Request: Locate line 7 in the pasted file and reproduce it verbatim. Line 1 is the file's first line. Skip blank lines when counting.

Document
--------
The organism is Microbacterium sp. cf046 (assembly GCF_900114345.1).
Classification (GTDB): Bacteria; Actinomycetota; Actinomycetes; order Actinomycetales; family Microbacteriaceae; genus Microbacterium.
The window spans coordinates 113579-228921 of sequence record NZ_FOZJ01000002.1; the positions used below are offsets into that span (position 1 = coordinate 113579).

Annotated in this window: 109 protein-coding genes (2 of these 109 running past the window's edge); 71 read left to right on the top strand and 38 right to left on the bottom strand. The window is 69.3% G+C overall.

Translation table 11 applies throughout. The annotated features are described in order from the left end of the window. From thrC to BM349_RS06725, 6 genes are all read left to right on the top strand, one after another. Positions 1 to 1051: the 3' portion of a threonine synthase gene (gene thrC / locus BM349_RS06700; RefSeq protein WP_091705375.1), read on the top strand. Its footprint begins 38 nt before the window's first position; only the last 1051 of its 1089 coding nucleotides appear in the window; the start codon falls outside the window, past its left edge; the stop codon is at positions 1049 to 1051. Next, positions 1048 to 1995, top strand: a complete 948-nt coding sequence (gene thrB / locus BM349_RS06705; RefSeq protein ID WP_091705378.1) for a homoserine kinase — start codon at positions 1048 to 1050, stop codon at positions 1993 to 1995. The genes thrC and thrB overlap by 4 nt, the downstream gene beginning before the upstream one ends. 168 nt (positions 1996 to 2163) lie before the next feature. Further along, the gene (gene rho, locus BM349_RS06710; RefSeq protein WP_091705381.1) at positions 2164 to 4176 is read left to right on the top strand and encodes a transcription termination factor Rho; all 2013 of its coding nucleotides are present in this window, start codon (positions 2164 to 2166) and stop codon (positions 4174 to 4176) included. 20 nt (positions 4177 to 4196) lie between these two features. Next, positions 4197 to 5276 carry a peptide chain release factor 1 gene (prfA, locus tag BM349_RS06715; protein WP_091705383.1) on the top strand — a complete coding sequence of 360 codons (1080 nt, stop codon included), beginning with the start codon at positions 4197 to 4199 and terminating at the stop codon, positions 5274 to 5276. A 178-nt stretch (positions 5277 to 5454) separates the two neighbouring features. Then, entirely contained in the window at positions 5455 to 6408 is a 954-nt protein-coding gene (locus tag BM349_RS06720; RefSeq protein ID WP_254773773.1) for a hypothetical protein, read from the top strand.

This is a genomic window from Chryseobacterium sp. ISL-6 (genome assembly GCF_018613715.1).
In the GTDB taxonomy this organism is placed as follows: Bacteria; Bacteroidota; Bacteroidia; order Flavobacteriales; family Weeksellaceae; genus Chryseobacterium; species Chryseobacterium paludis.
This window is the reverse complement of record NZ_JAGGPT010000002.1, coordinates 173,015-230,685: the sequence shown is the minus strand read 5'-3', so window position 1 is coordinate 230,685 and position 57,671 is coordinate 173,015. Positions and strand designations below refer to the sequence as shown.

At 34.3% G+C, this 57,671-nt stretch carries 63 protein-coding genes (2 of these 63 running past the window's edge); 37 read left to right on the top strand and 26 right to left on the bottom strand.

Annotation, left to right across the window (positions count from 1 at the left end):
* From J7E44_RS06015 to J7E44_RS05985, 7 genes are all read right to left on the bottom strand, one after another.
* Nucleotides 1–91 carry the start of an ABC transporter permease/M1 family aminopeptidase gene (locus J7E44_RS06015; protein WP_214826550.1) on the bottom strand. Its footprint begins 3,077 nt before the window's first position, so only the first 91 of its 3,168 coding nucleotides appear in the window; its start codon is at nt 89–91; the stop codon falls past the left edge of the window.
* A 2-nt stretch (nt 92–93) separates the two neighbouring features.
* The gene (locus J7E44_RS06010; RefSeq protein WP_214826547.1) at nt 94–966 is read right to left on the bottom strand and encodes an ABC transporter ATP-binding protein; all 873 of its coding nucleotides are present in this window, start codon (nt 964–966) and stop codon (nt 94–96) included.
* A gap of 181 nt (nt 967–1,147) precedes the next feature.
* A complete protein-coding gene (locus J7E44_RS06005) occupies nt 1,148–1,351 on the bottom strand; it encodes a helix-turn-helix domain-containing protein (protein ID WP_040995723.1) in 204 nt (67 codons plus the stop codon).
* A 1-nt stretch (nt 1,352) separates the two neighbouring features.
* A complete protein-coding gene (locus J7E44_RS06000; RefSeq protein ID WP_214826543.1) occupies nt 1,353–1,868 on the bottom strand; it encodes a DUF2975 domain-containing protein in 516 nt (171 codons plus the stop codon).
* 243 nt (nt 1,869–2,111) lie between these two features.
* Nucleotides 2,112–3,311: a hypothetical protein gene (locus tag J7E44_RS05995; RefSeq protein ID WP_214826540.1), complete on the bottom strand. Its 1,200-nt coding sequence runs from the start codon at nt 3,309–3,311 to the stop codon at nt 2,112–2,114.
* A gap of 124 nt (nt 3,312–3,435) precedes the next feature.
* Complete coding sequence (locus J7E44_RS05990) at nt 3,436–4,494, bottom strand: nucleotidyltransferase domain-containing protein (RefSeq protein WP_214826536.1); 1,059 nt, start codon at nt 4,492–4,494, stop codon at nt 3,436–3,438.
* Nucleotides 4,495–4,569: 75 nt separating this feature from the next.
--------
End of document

In the GTDB taxonomy this organism is placed as follows: Bacteria; Bacteroidota; Bacteroidia; order Flavobacteriales; family Weeksellaceae; genus Chryseobacterium; species Chryseobacterium paludis.